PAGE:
Black Walnut Hull
Biological name: Juglans nigra
Juglandaceae, walnut tree family
Black Walnut Benefits & Uses
Besides being one of the most effective herbal laxative remedies and also being rich in Vitamin C, black walnut hulls have a long history in herbal medicine. Pliny the Elder, the Roman naturalist, talked about their healing power in the first century A.D. Seventeenth-century herbalist Nicholas Culpeper prescribed walnut to draw poisonous venom from snake and spider bites. It was the Native Americans, however, who first used black walnut hulls as a laxative and as a treatment for eliminating parasites in the intestine. This use, as a laxative, is how it is most commonly implemented today.
One of the key active components of black walnut hull is juglone. Juglone exerts its effect by inhibiting certain enzymes needed for metabolic function. It is highly toxic to many insect herbivores (it is often used by organic gardeners for pest control), and studies have shown that it can expel parasitic worms from the body. Black walnut is reported to be effective against pinworm, ringworm, tapeworm, and other intestinal parasites. While there are very few scientific studies on black walnut hulls, the ones that exist are very interesting and suggestive.
Bactericidal and Virucidal Effects of Black Walnut
One study from 2012 screened plant quinones for inhibiting effects on the bacterial fire blight pathogen. The most active compound discovered in walnuts was juglone. As the study said, “juglone has a potent and specific bactericidal effect on E. amylovora…Juglone is a promising candidate for the development of a new environmentally friendly plant protectant to replace the antibiotic streptomycin currently used in fire blight control.”
Another study published in Phytotherapy Research found that juglone showed significant inhibition of RNase H activity in the HIV virus. This is a big deal. HIV-1 replicates itself through reverse transcription, a process that produces new double-stranded DNA from the viral genome’s single-stranded RNA. During DNA synthesis, a DNA/RNA hybrid is formed as a replication intermediate and must be cleaved by RNase H before the process can continue. Inhibiting this inhibits replication of the HIV virus, and the study showed that juglone from black walnuts did just that.
Anti-parasitic and Anti-fungal Effects
In addition to the study cited above in support of black walnut’s benefits in helping to expel intestinal parasites, the following studies are strongly suggestive. For example, a 2008 study identified types of wood that were resistant to the Emerald ash borer (Agrilus planipennis Fairmaire) (Coleoptera: Buprestidae), an invasive pest that eats the inner bark of trees. The study found that ash borers that normally fed and developed on ash logs had no larvae and were not able to survive, grow, or develop on any black walnut trees or logs.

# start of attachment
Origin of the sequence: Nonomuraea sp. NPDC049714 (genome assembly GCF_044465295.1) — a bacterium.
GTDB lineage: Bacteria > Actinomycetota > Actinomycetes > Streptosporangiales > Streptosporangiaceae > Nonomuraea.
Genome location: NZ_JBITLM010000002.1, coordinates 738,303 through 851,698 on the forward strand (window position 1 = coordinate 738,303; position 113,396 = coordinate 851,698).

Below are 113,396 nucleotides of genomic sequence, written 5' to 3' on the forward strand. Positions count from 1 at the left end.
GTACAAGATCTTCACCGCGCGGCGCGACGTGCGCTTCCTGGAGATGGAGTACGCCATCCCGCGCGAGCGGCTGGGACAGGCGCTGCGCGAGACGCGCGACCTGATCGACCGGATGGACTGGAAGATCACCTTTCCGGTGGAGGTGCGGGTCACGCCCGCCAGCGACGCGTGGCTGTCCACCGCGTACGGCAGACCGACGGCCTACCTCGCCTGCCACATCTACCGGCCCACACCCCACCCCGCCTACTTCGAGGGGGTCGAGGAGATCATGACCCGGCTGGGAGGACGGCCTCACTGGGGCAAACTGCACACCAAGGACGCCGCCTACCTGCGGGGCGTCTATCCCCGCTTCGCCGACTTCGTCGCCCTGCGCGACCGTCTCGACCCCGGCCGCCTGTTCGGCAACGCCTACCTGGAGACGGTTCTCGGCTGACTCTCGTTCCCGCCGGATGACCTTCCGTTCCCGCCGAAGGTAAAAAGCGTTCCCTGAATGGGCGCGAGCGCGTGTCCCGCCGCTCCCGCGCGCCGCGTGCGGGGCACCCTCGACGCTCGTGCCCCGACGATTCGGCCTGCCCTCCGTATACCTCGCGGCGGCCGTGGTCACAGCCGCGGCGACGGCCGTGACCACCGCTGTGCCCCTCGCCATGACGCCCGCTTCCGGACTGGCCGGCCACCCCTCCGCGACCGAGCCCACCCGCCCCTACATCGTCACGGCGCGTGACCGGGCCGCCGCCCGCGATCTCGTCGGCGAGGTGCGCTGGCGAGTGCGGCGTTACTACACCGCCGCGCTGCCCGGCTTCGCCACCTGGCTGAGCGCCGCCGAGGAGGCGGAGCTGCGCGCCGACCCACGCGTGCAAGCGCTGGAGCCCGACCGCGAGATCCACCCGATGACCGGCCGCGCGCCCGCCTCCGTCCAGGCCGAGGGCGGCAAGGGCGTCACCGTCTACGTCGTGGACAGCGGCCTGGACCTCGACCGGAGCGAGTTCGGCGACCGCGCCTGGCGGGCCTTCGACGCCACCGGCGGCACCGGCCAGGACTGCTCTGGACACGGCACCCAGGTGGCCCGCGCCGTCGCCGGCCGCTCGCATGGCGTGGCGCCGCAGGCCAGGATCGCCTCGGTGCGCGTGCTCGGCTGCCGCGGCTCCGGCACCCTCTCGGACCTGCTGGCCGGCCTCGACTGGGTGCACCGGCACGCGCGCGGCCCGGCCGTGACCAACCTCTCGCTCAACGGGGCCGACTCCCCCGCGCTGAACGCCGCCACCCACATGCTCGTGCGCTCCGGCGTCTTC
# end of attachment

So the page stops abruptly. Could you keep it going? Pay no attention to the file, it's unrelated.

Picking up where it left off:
In truth, this is one case where experience trumps lack of studies. Any good herbalist who has used black walnut hull tincture, either internally or externally, can tell you how effective it is. Dr. John Christopher tells a great story about how when serving in the army, he used it to cure jungle rot in just four days.
It is also important to understand that many parasites do not confine themselves to our intestinal tracts. There are at least 1000 species of parasitic organisms that can live in humans, including Giardia, flatworms, hookworms, ringworms, nematodes, and a whole host of funguses. Incidentally, medical labs only check for about 50-60 of them. Some encamp in the liver, and others, such as Cryptococcus gatti, invade the lungs, nervous system, soft tissue, lymph nodes, and joints. Anti-parasitic and anti-fungal herbs such as black walnut (not to mention heavy doses of garlic) can help drive all of them out of the body. This is while you’ll find black walnut hull as an ingredient in Jon Barron’s Liver Tincture formula.
Before vitamins and minerals were commonly used, herbalists were known to use black walnut for a variety of conditions including easing scrofula, ulcers, wounds, rickets, scurvy and as a gargle. In more recent times, Russian military hospitals also used the nut as a cleansing and quick healing medication for wounds and ulcers.
It may also help with lowering blood pressure and cholesterol levels. The black walnut hull’s tannin content is thought to help shrink the sweat glands and reduce excessive sweating. It may also help with menorrhagia and diarrhea. Other uses include:
• aiding digestion
• helping relieve colic
• helping relieve heartburn
• helping relieve flatulence
• stimulating bile flow
• easing pain in spleen
• balancing blood sugar levels
• warding off heart disease
• combatting malaria
• helping with syphilis
• helping with skin conditions such as boils and acne
Side effects associated with black walnut supplements are uncommon, and it is generally safe to use unless you are pregnant or allergic to nuts. Use while pregnant could theoretically cause birth defects or negatively impact the growth of the fetus, or potentially cause a miscarriage. The odds of any of these things happening is extremely low, but it is recommended that you not use it while pregnant.